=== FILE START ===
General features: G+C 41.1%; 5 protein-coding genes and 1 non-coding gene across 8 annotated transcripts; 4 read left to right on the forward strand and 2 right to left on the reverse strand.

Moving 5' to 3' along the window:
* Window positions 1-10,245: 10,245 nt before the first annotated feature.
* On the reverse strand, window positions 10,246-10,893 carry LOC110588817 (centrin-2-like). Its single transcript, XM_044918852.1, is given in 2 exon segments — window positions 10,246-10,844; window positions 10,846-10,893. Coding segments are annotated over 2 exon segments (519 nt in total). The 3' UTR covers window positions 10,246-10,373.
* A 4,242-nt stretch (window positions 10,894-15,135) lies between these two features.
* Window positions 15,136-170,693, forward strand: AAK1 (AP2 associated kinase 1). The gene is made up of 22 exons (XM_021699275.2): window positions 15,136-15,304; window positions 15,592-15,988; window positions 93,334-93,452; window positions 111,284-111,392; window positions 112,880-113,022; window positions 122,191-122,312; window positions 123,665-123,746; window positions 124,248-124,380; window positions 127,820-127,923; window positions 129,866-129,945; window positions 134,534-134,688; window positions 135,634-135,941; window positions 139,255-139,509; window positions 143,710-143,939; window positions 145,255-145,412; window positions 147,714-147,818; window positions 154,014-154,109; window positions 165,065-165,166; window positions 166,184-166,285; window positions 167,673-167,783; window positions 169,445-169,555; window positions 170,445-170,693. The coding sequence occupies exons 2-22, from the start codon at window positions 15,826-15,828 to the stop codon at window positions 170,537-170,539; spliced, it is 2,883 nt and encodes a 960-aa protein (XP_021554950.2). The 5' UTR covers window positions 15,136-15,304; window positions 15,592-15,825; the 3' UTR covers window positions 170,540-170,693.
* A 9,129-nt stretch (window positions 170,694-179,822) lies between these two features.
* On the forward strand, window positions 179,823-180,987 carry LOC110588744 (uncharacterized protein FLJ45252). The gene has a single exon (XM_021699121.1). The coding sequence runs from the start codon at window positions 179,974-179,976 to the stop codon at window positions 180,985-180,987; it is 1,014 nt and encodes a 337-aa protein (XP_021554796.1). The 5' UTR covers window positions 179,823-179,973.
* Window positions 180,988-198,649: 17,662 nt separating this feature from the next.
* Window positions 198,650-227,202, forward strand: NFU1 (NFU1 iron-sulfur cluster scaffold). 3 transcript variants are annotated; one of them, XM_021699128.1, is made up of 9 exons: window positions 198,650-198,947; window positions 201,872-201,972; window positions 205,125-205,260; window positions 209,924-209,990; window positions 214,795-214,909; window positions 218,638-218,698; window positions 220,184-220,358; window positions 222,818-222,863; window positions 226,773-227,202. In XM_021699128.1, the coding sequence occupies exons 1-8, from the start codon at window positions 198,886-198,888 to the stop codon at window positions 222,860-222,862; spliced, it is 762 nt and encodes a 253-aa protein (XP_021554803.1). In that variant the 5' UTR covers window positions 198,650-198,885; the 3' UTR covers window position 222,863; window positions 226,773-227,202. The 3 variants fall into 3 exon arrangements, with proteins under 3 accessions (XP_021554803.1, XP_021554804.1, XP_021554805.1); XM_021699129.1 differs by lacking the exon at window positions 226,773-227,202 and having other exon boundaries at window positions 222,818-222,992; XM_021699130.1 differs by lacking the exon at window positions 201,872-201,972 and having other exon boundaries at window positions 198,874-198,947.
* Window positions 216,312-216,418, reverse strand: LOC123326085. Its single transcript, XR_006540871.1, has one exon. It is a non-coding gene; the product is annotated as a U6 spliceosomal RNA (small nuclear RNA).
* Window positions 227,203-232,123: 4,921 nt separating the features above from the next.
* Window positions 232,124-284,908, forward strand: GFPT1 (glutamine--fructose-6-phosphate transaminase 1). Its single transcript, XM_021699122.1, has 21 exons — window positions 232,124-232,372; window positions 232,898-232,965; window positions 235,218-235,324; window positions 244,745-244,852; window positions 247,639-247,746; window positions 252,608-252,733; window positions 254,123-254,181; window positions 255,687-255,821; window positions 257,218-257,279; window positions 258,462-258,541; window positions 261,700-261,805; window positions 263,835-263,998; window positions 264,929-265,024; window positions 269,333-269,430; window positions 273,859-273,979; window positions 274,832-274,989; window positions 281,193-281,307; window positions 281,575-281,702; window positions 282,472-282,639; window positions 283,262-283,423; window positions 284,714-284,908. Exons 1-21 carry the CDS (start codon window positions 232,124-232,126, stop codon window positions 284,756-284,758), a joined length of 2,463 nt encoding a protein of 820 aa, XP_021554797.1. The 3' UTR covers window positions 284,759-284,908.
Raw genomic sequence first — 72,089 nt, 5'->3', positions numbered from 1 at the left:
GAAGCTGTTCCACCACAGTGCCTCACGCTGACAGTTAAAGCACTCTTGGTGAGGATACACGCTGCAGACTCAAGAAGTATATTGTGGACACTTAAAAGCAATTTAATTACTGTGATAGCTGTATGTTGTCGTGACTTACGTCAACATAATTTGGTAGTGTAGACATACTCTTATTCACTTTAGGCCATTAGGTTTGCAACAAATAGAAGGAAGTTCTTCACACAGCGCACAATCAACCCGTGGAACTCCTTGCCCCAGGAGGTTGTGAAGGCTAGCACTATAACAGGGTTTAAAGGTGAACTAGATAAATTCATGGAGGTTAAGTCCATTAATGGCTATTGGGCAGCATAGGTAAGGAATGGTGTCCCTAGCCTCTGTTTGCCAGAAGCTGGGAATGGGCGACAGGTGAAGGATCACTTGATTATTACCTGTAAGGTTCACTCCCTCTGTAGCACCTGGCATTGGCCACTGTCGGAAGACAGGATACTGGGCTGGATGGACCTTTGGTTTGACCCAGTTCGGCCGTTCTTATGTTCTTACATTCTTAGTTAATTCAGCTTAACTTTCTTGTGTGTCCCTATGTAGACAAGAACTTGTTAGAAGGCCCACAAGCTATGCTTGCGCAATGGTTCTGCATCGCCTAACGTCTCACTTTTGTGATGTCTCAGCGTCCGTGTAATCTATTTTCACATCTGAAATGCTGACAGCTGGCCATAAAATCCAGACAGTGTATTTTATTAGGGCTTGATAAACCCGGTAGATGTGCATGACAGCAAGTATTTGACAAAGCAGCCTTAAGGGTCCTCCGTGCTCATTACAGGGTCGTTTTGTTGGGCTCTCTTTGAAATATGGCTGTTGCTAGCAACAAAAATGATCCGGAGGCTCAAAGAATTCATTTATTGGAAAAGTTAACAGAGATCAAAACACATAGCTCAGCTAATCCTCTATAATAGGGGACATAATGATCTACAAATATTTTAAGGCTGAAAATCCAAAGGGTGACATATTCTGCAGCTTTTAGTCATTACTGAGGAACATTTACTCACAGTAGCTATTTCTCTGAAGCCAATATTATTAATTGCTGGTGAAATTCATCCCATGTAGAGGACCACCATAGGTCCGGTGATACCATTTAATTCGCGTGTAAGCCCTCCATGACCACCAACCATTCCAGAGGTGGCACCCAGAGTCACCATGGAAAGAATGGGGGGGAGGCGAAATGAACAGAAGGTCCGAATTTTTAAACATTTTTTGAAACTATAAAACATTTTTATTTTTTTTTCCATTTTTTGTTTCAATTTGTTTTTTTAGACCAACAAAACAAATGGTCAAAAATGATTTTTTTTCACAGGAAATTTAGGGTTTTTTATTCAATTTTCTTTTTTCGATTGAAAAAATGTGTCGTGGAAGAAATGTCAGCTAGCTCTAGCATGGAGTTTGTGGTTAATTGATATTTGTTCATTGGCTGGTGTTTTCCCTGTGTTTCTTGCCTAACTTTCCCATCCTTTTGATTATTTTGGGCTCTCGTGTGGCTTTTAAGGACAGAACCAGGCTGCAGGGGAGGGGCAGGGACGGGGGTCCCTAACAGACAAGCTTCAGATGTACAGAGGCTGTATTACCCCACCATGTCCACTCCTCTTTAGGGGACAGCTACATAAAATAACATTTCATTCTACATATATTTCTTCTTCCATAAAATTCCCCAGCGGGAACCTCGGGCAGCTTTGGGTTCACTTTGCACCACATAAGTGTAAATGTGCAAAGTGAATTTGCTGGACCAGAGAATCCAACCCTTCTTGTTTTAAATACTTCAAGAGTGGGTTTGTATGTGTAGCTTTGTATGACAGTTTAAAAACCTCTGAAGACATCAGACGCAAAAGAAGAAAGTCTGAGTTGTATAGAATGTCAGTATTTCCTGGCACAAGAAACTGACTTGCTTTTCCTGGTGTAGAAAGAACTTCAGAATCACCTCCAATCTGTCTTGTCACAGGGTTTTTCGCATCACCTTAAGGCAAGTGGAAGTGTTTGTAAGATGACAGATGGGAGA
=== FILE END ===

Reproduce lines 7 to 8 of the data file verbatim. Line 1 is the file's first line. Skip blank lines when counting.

* A 9,129-nt stretch (window positions 170,694-179,822) lies between these two features.
* On the forward strand, window positions 179,823-180,987 carry LOC110588744 (uncharacterized protein FLJ45252). The gene has a single exon (XM_021699121.1). The coding sequence runs from the start codon at window positions 179,974-179,976 to the stop codon at window positions 180,985-180,987; it is 1,014 nt and encodes a 337-aa protein (XP_021554796.1). The 5' UTR covers window positions 179,823-179,973.